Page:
The Mk1 Renault Twingo. There comes a time in a man’s life when he has to stop going on about something and blimmin’ well doing it.
For some, this means doing something genuinely worthwhile. For others, perhaps something less noble yet still admirable. For me, it means to stop going on about owning a Mk1 Renault Twingo and buying one.
After spending many hours perusing far too many French and German classifieds, a relatively simple plan was hatched: locate a suitable car in a warm and dry climate, then travel on one of Mr Ryanair’s sky buses to collect it.
In fact, to flesh this out a bit more, I wanted to find the right Twingo in either the South of France or Spain, and then drive back via Route Napoleon and the Route Bleue – a sort of French Route 66 with fewer Cadillacs and more Citroëns.
And I spent many winter hours on this plan – ferry crossings, airports, routes, etc. I even worked out my desired Mk1 Twingo spec: Coriander Green, ‘93/94 model year and a fabric sunroof.
And after all that, I bought one in the UK instead. In blue.
Because despite all that planning, I managed to overlook the legalities of the actual process: chiefly, insurance.
You see, there’s no problem with the whole flying, buying and driving bit, but a UK resident to cannot insure a French-registered car in France if they don’t live in France.
Plenty of insurers could insure the car on French plates once it was back in the UK, but nobody was interested in insuring the car while it was in France (and trust me, as my phone-bashed ears can confirm, I spoke to them all).
That left a couple of options: just drive it anyway or stick it on a trailer. The first option seemed to be offering too many risks of ending up in Le Jail, so that was discounted, and the second was just too expensive to keep the whole project within any sort of reasonable budget, which left me at an impasse.
So it was rather fortuitous to receive an email from a serial Renault botherer in Dorset who had a couple of Twingii he would be happy to rehome. After a flurry of emails, pictures and phone calls – and an assurance that it was a good ‘un – I boarded an incredibly small plane for the flight to Southampton for the Twingo collection.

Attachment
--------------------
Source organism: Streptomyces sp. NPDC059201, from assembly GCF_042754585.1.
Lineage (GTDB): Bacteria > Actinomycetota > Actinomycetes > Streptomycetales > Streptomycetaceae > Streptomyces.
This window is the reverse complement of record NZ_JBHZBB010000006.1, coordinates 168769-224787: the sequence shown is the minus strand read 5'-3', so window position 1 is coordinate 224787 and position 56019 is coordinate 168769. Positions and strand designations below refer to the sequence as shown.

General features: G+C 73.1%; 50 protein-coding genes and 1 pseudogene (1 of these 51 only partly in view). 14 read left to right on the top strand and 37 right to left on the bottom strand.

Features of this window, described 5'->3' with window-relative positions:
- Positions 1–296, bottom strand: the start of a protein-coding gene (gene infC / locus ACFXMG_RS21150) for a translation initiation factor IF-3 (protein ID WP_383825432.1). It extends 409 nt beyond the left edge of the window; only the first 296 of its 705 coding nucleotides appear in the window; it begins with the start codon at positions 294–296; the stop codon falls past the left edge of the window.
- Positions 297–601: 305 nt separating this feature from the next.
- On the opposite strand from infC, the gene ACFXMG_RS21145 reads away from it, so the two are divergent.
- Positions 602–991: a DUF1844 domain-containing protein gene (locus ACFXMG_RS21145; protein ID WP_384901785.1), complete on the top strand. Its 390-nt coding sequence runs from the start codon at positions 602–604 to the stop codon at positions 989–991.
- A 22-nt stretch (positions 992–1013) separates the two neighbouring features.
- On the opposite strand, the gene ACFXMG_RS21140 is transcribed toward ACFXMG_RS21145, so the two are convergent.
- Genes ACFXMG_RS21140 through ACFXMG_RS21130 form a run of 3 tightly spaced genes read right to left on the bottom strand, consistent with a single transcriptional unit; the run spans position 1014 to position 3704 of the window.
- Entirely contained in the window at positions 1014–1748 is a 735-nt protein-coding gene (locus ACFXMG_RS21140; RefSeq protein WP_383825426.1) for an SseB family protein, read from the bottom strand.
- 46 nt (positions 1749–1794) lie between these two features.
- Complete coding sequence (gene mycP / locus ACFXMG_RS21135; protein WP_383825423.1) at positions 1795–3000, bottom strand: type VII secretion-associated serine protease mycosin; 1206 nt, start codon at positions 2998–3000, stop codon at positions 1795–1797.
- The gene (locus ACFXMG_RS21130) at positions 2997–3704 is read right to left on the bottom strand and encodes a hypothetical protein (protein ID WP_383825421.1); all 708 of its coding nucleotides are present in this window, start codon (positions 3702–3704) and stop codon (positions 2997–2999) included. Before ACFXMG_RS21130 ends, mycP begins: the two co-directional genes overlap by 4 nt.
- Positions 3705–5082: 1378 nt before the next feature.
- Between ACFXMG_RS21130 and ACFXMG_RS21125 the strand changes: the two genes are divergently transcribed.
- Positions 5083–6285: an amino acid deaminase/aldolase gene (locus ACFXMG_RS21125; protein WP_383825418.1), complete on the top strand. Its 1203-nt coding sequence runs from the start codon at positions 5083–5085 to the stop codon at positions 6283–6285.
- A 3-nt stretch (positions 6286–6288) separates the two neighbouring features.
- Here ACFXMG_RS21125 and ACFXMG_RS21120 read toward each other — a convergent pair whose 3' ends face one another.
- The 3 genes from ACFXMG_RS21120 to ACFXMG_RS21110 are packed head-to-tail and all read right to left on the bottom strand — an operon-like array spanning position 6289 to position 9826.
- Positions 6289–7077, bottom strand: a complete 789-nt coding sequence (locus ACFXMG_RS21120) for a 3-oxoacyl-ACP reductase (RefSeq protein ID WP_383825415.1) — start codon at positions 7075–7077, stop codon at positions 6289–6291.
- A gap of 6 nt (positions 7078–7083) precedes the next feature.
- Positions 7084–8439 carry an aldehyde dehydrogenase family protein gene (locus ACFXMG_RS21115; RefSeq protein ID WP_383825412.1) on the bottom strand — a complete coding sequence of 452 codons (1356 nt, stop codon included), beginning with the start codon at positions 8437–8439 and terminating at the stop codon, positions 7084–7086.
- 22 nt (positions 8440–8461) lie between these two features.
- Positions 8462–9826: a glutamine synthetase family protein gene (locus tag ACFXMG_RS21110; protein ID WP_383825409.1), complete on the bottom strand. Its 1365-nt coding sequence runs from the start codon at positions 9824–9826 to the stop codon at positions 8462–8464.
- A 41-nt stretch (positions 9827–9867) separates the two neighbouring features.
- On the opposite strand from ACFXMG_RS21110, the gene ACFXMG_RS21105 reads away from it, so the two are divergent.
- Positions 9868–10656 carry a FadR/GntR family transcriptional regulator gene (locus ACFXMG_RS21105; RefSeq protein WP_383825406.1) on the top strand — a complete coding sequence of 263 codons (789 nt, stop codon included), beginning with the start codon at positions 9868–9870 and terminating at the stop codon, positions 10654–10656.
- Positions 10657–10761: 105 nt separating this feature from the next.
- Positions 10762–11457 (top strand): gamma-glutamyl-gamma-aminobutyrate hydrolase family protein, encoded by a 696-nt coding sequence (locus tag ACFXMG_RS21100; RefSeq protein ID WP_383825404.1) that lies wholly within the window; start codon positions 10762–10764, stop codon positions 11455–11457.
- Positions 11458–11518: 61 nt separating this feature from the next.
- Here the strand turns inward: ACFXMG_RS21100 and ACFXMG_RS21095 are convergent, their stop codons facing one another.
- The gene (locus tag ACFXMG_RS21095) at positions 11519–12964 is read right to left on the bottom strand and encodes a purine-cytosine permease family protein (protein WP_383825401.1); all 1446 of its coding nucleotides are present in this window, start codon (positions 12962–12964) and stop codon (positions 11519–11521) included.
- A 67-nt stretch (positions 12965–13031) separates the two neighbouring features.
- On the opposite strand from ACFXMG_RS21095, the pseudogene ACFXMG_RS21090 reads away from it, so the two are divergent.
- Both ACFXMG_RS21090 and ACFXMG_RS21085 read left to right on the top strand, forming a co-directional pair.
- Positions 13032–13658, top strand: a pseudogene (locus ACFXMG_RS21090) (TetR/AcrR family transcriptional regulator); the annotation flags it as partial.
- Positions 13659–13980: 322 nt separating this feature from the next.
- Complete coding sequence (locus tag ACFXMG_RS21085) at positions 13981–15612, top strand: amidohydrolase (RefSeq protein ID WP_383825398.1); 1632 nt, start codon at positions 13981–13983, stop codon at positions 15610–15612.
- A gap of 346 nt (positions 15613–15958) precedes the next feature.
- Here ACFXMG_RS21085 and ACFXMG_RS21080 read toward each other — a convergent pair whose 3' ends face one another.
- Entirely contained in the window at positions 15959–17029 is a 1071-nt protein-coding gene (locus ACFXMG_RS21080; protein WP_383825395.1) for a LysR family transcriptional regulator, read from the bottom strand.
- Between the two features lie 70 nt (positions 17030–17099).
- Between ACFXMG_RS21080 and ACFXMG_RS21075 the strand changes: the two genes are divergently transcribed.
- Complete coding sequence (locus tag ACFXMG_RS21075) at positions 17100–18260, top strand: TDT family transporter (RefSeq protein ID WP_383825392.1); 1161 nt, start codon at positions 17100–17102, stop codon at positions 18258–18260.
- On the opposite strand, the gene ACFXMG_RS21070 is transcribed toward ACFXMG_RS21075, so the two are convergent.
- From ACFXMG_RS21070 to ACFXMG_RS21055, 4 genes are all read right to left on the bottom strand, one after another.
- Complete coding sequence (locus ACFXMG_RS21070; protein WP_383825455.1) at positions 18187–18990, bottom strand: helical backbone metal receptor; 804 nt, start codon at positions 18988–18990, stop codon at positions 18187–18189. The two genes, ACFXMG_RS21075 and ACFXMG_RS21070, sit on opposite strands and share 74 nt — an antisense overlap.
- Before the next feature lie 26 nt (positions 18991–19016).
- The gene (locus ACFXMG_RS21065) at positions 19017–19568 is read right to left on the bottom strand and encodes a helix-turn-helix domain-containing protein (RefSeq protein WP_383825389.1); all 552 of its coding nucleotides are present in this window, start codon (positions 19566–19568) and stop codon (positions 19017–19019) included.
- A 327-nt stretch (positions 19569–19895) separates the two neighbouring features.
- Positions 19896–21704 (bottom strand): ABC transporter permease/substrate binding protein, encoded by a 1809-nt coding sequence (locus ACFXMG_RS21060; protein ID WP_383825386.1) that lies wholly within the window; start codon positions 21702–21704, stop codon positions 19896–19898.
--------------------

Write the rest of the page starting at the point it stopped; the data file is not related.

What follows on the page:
And one month on, what’s the Mk1 Twingo like?
Despite the first Twingos being 25 years old, they still feel modern. One of the most surprising things is the spaciousness: not just the feeling of space created by all that glass, but the fact that it’s actually amazingly roomy inside.
If I had a barrel of cats, I could swing them at will. Although obviously, I wouldn’t…
From the driver’s seat, it’s striking how adept this compact, city car is at covering long distances. Obviously, it’s not going to be troubling 604s and CXs on the Autoroute, but you can exit the car in complete comfort after a long stretch without requiring the services of a chiropractor.
Spend time looking at it and it’s the small details that are the most pleasing: the hazard warning light ball atop the dashboard, the spaciousness of the dash itself (although fans of cupholders will leave disappointed), the radio aerial mounted on the door mirror, and the fact that it looks so damn cute.
One month in and I think I’m in love. Despite it being ‘Cadbury’ blue – the colour was the one thing I sort of accepted I’d probably end up having to compromise on – Twingo life is fantastique.
After a good polish and fitting of the obligatory yellow headlight bulbs, I’m now thinking what to do next. The Clio Maxim alloys are lovely, but I think they might look better in anthracite, while the steering wheel, also from the aforementioned larger sibling, isn’t really ‘Twingo’ enough for me.
A trip to a French scrapyard might be in order so that a few fancies can be located, as there were a vast array of options available when new.
I just need to find a friendly Monsieur de Caisse Auto to spend a happy hour or two mooching around piles of time-expired French Tat before handing over a hopefully small pile of Euros for an extensive collection of new Twingo treasure. Still, you know what they say about the best-laid plans…
You can follow David on Twitter at @LobsterDiecast. Go ahead and do it.